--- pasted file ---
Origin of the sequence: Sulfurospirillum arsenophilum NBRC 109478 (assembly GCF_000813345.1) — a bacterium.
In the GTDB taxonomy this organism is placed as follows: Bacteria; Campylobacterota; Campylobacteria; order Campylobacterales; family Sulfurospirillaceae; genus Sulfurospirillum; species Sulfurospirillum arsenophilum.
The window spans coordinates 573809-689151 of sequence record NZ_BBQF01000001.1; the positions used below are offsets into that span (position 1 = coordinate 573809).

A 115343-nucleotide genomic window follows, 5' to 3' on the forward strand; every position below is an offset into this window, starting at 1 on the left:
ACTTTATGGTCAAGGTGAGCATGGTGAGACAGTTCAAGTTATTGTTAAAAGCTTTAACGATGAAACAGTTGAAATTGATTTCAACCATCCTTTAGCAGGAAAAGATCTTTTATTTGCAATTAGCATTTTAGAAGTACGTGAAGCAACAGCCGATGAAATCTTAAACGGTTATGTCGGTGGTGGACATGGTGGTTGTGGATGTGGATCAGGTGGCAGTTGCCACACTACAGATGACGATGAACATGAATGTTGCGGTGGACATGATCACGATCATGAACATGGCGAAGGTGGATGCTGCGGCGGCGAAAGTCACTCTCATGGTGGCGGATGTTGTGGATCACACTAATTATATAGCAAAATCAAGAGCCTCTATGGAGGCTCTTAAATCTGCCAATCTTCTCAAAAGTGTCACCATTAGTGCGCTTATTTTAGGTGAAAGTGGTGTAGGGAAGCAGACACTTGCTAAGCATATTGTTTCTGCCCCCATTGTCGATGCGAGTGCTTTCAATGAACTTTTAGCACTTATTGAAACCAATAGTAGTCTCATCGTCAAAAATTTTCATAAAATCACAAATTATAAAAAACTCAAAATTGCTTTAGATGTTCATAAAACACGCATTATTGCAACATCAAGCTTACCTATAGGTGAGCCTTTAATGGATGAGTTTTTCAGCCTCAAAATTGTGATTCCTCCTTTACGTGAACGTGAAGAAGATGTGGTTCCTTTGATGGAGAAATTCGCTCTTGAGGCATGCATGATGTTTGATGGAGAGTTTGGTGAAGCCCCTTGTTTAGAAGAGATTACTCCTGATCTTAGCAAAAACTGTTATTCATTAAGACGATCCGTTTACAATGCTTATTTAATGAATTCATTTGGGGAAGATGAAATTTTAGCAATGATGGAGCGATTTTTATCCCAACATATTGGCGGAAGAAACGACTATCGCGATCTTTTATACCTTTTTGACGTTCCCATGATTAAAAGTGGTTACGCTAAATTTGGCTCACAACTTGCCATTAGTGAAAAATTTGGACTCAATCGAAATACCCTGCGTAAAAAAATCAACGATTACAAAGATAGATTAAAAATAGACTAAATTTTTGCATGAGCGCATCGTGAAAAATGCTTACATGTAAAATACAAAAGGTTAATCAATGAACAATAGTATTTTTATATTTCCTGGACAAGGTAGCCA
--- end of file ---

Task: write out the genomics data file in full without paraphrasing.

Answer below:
Origin of the sequence: Sulfurospirillum arsenophilum NBRC 109478 (assembly GCF_000813345.1) — a bacterium.
In the GTDB taxonomy this organism is placed as follows: Bacteria; Campylobacterota; Campylobacteria; order Campylobacterales; family Sulfurospirillaceae; genus Sulfurospirillum; species Sulfurospirillum arsenophilum.
The window spans coordinates 573809-689151 of sequence record NZ_BBQF01000001.1; the positions used below are offsets into that span (position 1 = coordinate 573809).

A 115343-nucleotide genomic window follows, 5' to 3' on the forward strand; every position below is an offset into this window, starting at 1 on the left:
ACTTTATGGTCAAGGTGAGCATGGTGAGACAGTTCAAGTTATTGTTAAAAGCTTTAACGATGAAACAGTTGAAATTGATTTCAACCATCCTTTAGCAGGAAAAGATCTTTTATTTGCAATTAGCATTTTAGAAGTACGTGAAGCAACAGCCGATGAAATCTTAAACGGTTATGTCGGTGGTGGACATGGTGGTTGTGGATGTGGATCAGGTGGCAGTTGCCACACTACAGATGACGATGAACATGAATGTTGCGGTGGACATGATCACGATCATGAACATGGCGAAGGTGGATGCTGCGGCGGCGAAAGTCACTCTCATGGTGGCGGATGTTGTGGATCACACTAATTATATAGCAAAATCAAGAGCCTCTATGGAGGCTCTTAAATCTGCCAATCTTCTCAAAAGTGTCACCATTAGTGCGCTTATTTTAGGTGAAAGTGGTGTAGGGAAGCAGACACTTGCTAAGCATATTGTTTCTGCCCCCATTGTCGATGCGAGTGCTTTCAATGAACTTTTAGCACTTATTGAAACCAATAGTAGTCTCATCGTCAAAAATTTTCATAAAATCACAAATTATAAAAAACTCAAAATTGCTTTAGATGTTCATAAAACACGCATTATTGCAACATCAAGCTTACCTATAGGTGAGCCTTTAATGGATGAGTTTTTCAGCCTCAAAATTGTGATTCCTCCTTTACGTGAACGTGAAGAAGATGTGGTTCCTTTGATGGAGAAATTCGCTCTTGAGGCATGCATGATGTTTGATGGAGAGTTTGGTGAAGCCCCTTGTTTAGAAGAGATTACTCCTGATCTTAGCAAAAACTGTTATTCATTAAGACGATCCGTTTACAATGCTTATTTAATGAATTCATTTGGGGAAGATGAAATTTTAGCAATGATGGAGCGATTTTTATCCCAACATATTGGCGGAAGAAACGACTATCGCGATCTTTTATACCTTTTTGACGTTCCCATGATTAAAAGTGGTTACGCTAAATTTGGCTCACAACTTGCCATTAGTGAAAAATTTGGACTCAATCGAAATACCCTGCGTAAAAAAATCAACGATTACAAAGATAGATTAAAAATAGACTAAATTTTTGCATGAGCGCATCGTGAAAAATGCTTACATGTAAAATACAAAAGGTTAATCAATGAACAATAGTATTTTTATATTTCCTGGACAAGGTAGCCA